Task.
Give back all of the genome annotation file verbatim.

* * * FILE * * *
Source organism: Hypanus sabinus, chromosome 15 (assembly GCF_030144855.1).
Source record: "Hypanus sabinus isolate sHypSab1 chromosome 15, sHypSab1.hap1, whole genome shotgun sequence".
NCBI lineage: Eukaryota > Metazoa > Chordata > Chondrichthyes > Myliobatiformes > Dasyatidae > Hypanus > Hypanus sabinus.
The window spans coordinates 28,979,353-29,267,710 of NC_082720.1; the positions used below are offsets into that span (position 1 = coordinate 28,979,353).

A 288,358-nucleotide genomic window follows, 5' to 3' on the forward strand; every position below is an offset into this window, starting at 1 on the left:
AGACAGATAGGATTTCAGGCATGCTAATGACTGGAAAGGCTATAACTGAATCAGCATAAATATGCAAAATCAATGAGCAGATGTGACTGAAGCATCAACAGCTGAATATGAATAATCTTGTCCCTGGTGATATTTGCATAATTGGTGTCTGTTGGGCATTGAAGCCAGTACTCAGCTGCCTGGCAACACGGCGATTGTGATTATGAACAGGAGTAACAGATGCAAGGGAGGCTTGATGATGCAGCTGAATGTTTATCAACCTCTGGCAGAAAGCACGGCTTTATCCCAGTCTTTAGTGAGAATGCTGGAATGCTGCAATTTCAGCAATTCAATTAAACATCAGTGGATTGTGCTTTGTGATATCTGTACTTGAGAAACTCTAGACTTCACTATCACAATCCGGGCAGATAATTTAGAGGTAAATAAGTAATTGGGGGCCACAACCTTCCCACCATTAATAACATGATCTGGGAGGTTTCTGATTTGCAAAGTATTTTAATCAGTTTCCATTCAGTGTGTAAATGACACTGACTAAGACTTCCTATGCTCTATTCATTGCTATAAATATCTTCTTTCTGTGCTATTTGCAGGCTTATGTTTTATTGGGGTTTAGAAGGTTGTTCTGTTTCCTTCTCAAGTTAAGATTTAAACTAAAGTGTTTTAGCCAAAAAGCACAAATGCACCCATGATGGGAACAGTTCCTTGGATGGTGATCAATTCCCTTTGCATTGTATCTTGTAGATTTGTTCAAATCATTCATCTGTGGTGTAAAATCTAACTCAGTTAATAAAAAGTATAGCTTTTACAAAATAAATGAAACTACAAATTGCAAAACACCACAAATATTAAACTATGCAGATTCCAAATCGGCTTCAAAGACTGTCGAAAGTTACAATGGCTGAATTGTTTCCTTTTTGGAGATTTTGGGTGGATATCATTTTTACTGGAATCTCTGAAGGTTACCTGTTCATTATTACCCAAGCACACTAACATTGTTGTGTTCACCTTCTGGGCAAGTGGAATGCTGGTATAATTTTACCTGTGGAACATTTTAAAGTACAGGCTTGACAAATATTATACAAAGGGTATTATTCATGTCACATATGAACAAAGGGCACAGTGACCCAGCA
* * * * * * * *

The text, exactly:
Source organism: Hypanus sabinus, chromosome 15 (assembly GCF_030144855.1).
Source record: "Hypanus sabinus isolate sHypSab1 chromosome 15, sHypSab1.hap1, whole genome shotgun sequence".
NCBI lineage: Eukaryota > Metazoa > Chordata > Chondrichthyes > Myliobatiformes > Dasyatidae > Hypanus > Hypanus sabinus.
The window spans coordinates 28,979,353-29,267,710 of NC_082720.1; the positions used below are offsets into that span (position 1 = coordinate 28,979,353).

A 288,358-nucleotide genomic window follows, 5' to 3' on the forward strand; every position below is an offset into this window, starting at 1 on the left:
AGACAGATAGGATTTCAGGCATGCTAATGACTGGAAAGGCTATAACTGAATCAGCATAAATATGCAAAATCAATGAGCAGATGTGACTGAAGCATCAACAGCTGAATATGAATAATCTTGTCCCTGGTGATATTTGCATAATTGGTGTCTGTTGGGCATTGAAGCCAGTACTCAGCTGCCTGGCAACACGGCGATTGTGATTATGAACAGGAGTAACAGATGCAAGGGAGGCTTGATGATGCAGCTGAATGTTTATCAACCTCTGGCAGAAAGCACGGCTTTATCCCAGTCTTTAGTGAGAATGCTGGAATGCTGCAATTTCAGCAATTCAATTAAACATCAGTGGATTGTGCTTTGTGATATCTGTACTTGAGAAACTCTAGACTTCACTATCACAATCCGGGCAGATAATTTAGAGGTAAATAAGTAATTGGGGGCCACAACCTTCCCACCATTAATAACATGATCTGGGAGGTTTCTGATTTGCAAAGTATTTTAATCAGTTTCCATTCAGTGTGTAAATGACACTGACTAAGACTTCCTATGCTCTATTCATTGCTATAAATATCTTCTTTCTGTGCTATTTGCAGGCTTATGTTTTATTGGGGTTTAGAAGGTTGTTCTGTTTCCTTCTCAAGTTAAGATTTAAACTAAAGTGTTTTAGCCAAAAAGCACAAATGCACCCATGATGGGAACAGTTCCTTGGATGGTGATCAATTCCCTTTGCATTGTATCTTGTAGATTTGTTCAAATCATTCATCTGTGGTGTAAAATCTAACTCAGTTAATAAAAAGTATAGCTTTTACAAAATAAATGAAACTACAAATTGCAAAACACCACAAATATTAAACTATGCAGATTCCAAATCGGCTTCAAAGACTGTCGAAAGTTACAATGGCTGAATTGTTTCCTTTTTGGAGATTTTGGGTGGATATCATTTTTACTGGAATCTCTGAAGGTTACCTGTTCATTATTACCCAAGCACACTAACATTGTTGTGTTCACCTTCTGGGCAAGTGGAATGCTGGTATAATTTTACCTGTGGAACATTTTAAAGTACAGGCTTGACAAATATTATACAAAGGGTATTATTCATGTCACATATGAACAAAGGGCACAGTGACCCAGCA